Iyatunga Mountain

British Columbia. Other name for Rearguard Mountain
Earliest known reference to this name is 1912 (Walcott).
Not currently an official name.
Billings Butte - Robson Peak - Iyatunga Mountain. Panonamic view of the Robson massif and adjoining mountains, with the great Hunga glacier in the foreground. 
Photo: Charles D. Walcott, 1912

Billings Butte – Robson Peak – Iyatunga Mountain. Panonamic view of the Robson massif and adjoining mountains, with the great Hunga glacier in the foreground.
Photo: Charles D. Walcott, 1912
National Geographic Magazine 1913

Arthur Philomen Coleman’s party named Rearguard Mountain during their 1908 expedition.

Charles Walcott visited the region in 1912 and gave it the Indigenous name of Iyatunga (Black Rock):

The snow clings to the steep sides of the upper peak in long ribbons quite to the crest, gathering below, it forms a névé, which pushes outward divided into two streams of ice that fall and slip down the steep incline for nearly a mile. The stream on the left forms Blue Glacier (Coleman account of expedition of 1908) and on the right Chupo (Mist) Glacier. Chupo, the glacier of fog and mist, is usually half concealed by clouds and banks of mist that form on the edge of the mountain and drift over it. Directly above Blue Glacier a point of rock was named by Dr. Coleman “The Helmet,” and the great black mountain in the center, which he called the “Rearguard,” is now given the Indian name of Iyatunga (Black Rock) (note: name approved by the Geographical Board of Canada, December, 1912).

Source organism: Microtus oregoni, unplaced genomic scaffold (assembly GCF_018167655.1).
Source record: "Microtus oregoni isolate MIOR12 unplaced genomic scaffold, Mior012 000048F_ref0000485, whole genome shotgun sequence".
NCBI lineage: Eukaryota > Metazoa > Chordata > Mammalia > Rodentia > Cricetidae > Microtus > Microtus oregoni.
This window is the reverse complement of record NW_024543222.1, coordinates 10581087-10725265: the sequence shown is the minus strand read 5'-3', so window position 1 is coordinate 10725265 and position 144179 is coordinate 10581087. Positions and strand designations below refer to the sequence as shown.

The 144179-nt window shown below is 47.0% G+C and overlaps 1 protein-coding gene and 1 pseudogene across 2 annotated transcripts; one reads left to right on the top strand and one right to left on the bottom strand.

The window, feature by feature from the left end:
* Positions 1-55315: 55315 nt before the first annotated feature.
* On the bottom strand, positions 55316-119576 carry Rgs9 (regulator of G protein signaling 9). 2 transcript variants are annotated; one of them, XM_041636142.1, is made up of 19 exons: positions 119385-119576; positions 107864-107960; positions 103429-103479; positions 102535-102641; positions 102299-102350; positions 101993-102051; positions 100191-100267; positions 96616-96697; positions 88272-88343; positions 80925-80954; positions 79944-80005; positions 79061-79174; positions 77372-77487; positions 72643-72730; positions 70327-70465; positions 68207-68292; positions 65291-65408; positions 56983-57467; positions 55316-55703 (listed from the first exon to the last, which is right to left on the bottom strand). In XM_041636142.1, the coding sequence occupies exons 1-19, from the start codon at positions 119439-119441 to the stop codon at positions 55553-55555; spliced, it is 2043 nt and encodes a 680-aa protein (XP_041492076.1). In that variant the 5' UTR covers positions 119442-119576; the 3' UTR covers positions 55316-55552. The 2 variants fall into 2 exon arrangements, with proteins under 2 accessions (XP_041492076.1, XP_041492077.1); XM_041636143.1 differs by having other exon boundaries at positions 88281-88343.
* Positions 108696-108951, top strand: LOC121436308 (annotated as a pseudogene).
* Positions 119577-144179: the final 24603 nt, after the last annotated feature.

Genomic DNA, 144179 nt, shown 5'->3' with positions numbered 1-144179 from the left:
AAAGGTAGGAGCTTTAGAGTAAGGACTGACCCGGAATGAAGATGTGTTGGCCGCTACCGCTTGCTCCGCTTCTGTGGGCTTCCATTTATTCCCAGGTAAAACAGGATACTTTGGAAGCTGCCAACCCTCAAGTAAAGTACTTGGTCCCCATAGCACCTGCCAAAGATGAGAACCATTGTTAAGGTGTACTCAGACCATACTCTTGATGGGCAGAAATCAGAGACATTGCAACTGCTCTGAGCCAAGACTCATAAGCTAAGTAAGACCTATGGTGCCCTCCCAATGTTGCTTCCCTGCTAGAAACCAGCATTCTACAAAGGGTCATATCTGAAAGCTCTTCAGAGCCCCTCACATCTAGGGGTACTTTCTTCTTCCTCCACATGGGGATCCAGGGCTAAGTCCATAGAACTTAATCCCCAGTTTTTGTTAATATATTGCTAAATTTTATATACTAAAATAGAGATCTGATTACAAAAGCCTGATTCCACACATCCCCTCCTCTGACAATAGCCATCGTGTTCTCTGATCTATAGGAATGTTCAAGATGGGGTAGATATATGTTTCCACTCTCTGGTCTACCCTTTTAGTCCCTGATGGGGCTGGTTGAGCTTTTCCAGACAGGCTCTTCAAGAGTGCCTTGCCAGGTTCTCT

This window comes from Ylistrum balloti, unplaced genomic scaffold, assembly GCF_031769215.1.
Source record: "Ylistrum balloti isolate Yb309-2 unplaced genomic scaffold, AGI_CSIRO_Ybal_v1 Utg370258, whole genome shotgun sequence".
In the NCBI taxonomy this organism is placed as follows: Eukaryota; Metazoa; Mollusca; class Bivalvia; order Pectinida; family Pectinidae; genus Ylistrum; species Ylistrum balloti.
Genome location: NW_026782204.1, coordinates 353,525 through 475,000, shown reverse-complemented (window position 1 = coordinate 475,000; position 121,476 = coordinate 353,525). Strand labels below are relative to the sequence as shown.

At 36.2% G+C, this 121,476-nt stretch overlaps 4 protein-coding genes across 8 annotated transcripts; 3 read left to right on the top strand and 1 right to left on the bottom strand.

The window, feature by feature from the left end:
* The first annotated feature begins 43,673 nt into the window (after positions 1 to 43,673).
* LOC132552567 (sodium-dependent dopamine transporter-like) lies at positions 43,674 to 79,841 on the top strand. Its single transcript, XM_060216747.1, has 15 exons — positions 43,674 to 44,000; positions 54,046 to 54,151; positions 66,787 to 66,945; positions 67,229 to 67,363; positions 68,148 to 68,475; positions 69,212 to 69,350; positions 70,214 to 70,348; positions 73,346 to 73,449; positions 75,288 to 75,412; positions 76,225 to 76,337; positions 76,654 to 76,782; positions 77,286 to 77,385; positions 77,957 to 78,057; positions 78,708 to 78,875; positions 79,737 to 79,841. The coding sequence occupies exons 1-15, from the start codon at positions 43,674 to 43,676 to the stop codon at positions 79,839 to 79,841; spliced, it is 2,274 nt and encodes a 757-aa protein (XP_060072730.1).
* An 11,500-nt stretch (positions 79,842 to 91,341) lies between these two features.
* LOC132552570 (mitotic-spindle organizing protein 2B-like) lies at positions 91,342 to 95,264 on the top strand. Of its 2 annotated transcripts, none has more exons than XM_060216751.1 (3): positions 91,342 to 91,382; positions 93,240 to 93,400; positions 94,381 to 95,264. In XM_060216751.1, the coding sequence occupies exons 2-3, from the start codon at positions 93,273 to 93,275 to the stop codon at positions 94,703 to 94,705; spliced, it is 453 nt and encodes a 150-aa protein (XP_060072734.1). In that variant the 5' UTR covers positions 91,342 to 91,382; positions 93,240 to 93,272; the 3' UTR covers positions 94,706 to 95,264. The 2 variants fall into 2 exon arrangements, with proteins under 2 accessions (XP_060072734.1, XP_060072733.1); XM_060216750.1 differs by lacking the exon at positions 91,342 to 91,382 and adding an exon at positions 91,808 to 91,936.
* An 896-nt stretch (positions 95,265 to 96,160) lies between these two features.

References:

  • Walcott, Charles Doolittle [1850–1927]. “The monarch of the Canadian Rockies.” National Geographic Magazine, (1913):626. Internet Archive

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